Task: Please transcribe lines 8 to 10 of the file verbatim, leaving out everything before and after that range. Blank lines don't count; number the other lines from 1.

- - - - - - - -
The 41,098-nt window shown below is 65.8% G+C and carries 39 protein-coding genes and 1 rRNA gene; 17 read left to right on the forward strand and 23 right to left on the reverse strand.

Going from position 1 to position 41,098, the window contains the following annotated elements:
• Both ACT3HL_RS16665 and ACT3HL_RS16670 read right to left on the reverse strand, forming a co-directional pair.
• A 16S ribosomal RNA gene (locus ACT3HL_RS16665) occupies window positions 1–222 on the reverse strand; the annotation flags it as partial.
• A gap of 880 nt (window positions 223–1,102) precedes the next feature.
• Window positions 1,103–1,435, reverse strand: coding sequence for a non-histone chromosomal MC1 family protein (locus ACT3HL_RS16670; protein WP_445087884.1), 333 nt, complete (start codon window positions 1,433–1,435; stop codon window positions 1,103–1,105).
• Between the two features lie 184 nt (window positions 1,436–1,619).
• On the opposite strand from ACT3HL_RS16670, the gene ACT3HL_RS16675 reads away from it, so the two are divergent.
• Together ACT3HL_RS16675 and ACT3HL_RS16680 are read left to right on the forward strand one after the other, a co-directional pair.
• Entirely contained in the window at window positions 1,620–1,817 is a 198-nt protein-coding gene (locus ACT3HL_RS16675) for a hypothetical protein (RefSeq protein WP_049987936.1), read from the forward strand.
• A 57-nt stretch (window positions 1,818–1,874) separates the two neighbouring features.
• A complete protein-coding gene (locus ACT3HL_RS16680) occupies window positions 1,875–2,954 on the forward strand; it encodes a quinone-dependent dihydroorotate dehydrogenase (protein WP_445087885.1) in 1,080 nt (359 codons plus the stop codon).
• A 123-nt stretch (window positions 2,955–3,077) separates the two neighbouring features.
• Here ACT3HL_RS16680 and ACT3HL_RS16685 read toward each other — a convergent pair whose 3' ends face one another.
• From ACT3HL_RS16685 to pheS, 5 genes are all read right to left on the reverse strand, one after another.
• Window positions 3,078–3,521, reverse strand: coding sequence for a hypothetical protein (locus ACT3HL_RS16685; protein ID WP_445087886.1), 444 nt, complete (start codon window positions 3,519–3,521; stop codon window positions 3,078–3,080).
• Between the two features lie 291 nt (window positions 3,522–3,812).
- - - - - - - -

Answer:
• On the opposite strand from ACT3HL_RS16670, the gene ACT3HL_RS16675 reads away from it, so the two are divergent.
• Together ACT3HL_RS16675 and ACT3HL_RS16680 are read left to right on the forward strand one after the other, a co-directional pair.
• Entirely contained in the window at window positions 1,620–1,817 is a 198-nt protein-coding gene (locus ACT3HL_RS16675) for a hypothetical protein (RefSeq protein WP_049987936.1), read from the forward strand.